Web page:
“The Path Between The Seas” By David McCullough
Ridgway State Park, Colorado
October 12, 2020
Note: There are some limitations I face when writing these posts on my iPhone, the most important one is that it is harder to edit. So I offer this blanket apology for any thinkos and typos - I accept responsibility. I guess I’m saying I’m accountable. 🤙
This audiobook has been my companion during the evenings the past couple of weeks. McCullough gets into the details - this book by no means is a summary of the building of the Panama Canal. It is a story of personal ego, national pride, making decisions based on prior successes, small investors falling for a sales pitch, and imperialism. It is also the story of the incredible difficulty faced by those in Panama actually doing the work - the challenges they faced in terms of terrain, weather and disease. Parts of the story made me cringe as it reminded me of my own experiences dealing with large infrastructure projects and the sponsors confidence that they are able to accurately forecast the cost and schedule of such projects.. There is a hubris in that belief. All our fancy scheduling and costing software programs give us a false sense that we can identify and quantify all risks and uncertainties. But there are always unknown unknowns.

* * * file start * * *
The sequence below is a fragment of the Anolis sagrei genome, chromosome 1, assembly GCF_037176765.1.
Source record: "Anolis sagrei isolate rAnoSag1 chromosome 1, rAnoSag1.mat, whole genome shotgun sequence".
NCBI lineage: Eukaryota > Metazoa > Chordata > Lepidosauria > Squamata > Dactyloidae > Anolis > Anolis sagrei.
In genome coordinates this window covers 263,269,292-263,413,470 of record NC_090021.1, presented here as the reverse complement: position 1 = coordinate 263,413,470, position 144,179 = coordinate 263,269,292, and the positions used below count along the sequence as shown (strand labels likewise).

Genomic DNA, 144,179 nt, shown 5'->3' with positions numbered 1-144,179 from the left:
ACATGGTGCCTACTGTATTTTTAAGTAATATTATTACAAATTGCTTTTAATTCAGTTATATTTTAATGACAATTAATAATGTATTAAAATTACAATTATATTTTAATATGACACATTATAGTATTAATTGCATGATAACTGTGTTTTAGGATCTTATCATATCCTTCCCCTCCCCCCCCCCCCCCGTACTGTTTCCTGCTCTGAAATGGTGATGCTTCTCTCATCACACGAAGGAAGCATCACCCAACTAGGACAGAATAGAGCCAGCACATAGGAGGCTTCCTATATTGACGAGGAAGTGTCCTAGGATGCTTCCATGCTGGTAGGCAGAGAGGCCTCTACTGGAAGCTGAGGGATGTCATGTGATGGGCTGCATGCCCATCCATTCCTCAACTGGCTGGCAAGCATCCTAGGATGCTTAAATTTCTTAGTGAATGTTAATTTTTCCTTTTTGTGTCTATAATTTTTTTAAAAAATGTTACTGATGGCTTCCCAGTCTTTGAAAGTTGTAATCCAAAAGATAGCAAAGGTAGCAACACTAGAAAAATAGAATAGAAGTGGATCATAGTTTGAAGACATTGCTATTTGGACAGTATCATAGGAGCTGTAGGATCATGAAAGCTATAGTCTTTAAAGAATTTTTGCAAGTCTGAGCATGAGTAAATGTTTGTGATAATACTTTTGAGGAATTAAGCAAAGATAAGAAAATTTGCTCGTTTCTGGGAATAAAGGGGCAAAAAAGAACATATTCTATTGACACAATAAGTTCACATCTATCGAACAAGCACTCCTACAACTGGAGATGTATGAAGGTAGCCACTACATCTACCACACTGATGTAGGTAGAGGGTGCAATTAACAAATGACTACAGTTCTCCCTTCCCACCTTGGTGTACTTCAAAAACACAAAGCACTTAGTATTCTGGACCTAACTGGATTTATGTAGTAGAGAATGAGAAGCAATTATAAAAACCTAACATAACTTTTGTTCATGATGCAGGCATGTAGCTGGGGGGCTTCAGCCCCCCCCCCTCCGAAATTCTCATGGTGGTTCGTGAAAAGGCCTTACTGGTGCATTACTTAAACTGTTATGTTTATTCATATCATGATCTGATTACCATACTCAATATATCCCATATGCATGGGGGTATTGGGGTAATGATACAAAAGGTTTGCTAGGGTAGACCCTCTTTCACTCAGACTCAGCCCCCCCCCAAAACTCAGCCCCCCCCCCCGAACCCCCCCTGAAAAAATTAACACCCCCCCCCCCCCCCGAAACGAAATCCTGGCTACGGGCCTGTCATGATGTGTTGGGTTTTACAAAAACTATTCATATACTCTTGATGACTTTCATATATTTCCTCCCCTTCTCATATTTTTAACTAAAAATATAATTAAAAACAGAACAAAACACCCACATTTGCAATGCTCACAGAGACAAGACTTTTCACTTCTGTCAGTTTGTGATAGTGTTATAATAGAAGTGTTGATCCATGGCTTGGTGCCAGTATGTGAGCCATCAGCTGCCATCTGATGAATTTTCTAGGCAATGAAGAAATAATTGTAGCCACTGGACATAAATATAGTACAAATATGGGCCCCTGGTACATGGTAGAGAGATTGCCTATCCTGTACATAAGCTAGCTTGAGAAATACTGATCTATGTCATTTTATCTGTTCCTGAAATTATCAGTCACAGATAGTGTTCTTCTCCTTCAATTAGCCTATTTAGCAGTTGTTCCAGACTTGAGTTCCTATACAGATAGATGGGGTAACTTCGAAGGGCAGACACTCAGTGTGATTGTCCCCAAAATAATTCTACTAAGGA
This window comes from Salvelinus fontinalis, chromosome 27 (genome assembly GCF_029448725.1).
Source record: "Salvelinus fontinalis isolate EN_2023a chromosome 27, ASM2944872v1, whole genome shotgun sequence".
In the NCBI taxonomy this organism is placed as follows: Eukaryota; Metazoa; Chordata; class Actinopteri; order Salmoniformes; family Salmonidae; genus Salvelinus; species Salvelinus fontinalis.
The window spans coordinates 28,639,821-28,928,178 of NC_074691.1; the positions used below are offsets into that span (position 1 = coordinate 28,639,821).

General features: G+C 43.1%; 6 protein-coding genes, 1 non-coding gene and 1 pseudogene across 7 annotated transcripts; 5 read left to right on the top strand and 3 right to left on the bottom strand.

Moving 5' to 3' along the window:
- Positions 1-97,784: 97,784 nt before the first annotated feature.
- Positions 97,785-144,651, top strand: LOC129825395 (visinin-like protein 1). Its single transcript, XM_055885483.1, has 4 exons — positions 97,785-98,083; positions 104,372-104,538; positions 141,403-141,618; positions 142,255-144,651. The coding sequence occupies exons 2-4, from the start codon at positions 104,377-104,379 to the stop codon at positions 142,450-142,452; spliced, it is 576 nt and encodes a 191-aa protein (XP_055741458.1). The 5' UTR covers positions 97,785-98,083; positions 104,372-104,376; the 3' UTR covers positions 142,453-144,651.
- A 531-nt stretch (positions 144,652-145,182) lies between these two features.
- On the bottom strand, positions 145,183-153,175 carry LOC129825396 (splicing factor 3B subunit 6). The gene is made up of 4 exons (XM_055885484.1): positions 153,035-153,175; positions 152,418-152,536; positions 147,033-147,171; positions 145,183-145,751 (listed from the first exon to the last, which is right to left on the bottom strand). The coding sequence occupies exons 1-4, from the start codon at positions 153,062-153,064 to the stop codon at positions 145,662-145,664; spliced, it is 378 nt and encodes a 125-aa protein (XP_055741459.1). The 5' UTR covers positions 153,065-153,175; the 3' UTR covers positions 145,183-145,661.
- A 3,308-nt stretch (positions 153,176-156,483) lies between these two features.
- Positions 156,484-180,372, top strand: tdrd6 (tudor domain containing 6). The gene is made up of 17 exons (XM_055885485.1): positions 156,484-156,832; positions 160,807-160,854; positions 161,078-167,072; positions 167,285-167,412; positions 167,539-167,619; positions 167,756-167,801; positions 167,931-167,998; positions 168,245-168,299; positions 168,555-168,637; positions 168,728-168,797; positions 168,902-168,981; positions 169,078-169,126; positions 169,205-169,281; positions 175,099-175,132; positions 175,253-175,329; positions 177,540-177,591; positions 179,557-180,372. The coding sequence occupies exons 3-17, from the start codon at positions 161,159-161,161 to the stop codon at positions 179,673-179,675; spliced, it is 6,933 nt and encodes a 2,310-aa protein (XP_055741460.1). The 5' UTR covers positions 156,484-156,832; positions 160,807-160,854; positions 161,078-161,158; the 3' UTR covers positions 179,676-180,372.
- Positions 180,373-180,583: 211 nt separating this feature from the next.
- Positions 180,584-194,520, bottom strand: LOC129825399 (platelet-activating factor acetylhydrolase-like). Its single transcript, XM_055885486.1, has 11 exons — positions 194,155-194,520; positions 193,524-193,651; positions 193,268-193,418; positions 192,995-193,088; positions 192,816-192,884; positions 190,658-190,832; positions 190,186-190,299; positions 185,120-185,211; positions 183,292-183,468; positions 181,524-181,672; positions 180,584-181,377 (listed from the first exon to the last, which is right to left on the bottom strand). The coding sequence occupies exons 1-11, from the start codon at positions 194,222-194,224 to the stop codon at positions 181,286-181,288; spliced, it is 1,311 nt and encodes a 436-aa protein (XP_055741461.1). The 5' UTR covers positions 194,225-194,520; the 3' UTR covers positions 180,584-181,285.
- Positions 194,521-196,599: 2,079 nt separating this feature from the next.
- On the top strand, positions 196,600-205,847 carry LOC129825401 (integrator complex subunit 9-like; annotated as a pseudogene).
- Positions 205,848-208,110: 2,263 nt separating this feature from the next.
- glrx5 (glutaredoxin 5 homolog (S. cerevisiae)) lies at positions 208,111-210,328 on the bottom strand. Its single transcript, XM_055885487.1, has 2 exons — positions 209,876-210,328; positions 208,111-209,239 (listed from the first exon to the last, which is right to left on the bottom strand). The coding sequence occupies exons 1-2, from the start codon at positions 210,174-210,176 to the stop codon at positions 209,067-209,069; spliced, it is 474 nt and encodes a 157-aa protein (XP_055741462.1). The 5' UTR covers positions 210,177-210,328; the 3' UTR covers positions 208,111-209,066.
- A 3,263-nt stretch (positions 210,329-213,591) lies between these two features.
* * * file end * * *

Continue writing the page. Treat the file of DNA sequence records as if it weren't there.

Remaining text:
For me, there were other interesting takeaways. I had no idea the French had started the development of the project. That there was a debate as to whether the canal should be located in Nicaragua or Panama and whether it should be just a waterway without locks.
It is also a reminder that sometimes in life the best strategic play is to let another party take the first step and when they faulted (run out of cash) to jump in with new money and a fresh perspective. That’s how a lot of investors make a lot of money - smart money after dumb money.
A great/good read/listen. Quite a story.